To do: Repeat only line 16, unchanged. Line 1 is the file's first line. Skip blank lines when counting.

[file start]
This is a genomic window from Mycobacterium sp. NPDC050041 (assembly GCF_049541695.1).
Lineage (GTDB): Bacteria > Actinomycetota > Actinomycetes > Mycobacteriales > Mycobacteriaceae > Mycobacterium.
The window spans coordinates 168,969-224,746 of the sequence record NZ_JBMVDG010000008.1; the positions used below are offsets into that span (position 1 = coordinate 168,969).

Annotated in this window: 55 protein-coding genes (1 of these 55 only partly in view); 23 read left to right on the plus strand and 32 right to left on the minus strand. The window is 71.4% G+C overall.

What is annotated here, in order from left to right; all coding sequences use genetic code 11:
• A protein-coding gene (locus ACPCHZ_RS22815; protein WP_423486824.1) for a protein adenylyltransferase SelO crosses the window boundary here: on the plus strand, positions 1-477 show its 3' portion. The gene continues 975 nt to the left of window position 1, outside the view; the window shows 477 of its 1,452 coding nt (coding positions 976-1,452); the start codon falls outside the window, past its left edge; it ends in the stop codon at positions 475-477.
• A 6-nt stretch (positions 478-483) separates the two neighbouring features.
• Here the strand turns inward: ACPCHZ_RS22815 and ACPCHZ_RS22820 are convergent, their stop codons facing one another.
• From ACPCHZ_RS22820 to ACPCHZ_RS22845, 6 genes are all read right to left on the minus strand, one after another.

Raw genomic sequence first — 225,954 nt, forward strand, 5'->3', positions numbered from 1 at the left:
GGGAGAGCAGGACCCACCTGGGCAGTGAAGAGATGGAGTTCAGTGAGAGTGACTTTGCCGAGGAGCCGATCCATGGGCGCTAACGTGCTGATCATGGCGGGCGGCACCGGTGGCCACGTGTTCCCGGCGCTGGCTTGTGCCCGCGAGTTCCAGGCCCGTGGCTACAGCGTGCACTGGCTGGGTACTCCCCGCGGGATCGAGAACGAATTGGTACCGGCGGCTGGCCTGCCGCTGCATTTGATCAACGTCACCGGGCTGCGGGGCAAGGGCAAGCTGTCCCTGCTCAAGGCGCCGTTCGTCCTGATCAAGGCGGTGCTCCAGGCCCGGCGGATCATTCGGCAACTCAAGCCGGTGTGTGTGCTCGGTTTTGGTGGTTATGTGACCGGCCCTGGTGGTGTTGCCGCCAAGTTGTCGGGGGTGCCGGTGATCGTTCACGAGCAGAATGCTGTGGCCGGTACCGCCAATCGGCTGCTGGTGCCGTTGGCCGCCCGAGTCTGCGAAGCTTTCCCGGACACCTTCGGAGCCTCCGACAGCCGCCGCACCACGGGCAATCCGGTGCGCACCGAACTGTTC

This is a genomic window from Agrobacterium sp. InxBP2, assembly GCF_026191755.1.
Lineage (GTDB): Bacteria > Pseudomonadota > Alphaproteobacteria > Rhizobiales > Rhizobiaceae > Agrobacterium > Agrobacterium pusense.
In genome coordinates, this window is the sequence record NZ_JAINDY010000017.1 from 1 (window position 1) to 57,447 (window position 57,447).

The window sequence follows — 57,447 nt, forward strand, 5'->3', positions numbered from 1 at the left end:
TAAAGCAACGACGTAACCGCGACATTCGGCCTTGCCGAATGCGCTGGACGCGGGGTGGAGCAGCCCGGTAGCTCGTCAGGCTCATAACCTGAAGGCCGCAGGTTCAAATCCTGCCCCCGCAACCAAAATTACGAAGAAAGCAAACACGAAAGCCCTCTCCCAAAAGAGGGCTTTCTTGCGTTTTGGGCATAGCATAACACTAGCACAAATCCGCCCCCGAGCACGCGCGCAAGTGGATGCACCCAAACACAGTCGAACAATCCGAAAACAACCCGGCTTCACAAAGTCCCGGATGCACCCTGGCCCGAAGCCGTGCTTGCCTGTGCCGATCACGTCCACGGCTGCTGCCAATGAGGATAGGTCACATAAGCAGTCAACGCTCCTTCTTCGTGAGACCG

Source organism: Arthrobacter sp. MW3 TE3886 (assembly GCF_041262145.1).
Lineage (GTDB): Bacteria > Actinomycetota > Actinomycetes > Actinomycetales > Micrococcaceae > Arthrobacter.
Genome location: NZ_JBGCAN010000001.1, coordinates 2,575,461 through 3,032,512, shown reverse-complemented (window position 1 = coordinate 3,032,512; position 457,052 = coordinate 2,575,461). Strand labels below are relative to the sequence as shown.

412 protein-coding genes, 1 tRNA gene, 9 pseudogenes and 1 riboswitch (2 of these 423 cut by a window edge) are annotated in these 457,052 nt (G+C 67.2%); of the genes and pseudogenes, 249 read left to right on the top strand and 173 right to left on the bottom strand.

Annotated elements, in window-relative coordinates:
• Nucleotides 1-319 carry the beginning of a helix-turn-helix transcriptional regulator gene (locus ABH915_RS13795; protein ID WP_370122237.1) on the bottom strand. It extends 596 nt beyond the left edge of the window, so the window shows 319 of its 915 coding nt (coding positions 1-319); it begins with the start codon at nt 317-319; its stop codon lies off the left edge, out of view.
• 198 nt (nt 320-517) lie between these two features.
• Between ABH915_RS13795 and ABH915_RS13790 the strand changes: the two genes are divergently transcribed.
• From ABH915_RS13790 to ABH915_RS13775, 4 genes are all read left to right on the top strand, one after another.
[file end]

TAAAGCAACGACGTAACCGCGACATTCGGCCTTGCCGAATGCGCTGGACGCGGGGTGGAGCAGCCCGGTAGCTCGTCAGGCTCATAACCTGAAGGCCGCAGGTTCAAATCCTGCCCCCGCAACCAAAATTACGAAGAAAGCAAACACGAAAGCCCTCTCCCAAAAGAGGGCTTTCTTGCGTTTTGGGCATAGCATAACACTAGCACAAATCCGCCCCCGAGCACGCGCGCAAGTGGATGCACCCAAACACAGTCGAACAATCCGAAAACAACCCGGCTTCACAAAGTCCCGGATGCACCCTGGCCCGAAGCCGTGCTTGCCTGTGCCGATCACGTCCACGGCTGCTGCCAATGAGGATAGGTCACATAAGCAGTCAACGCTCCTTCTTCGTGAGACCG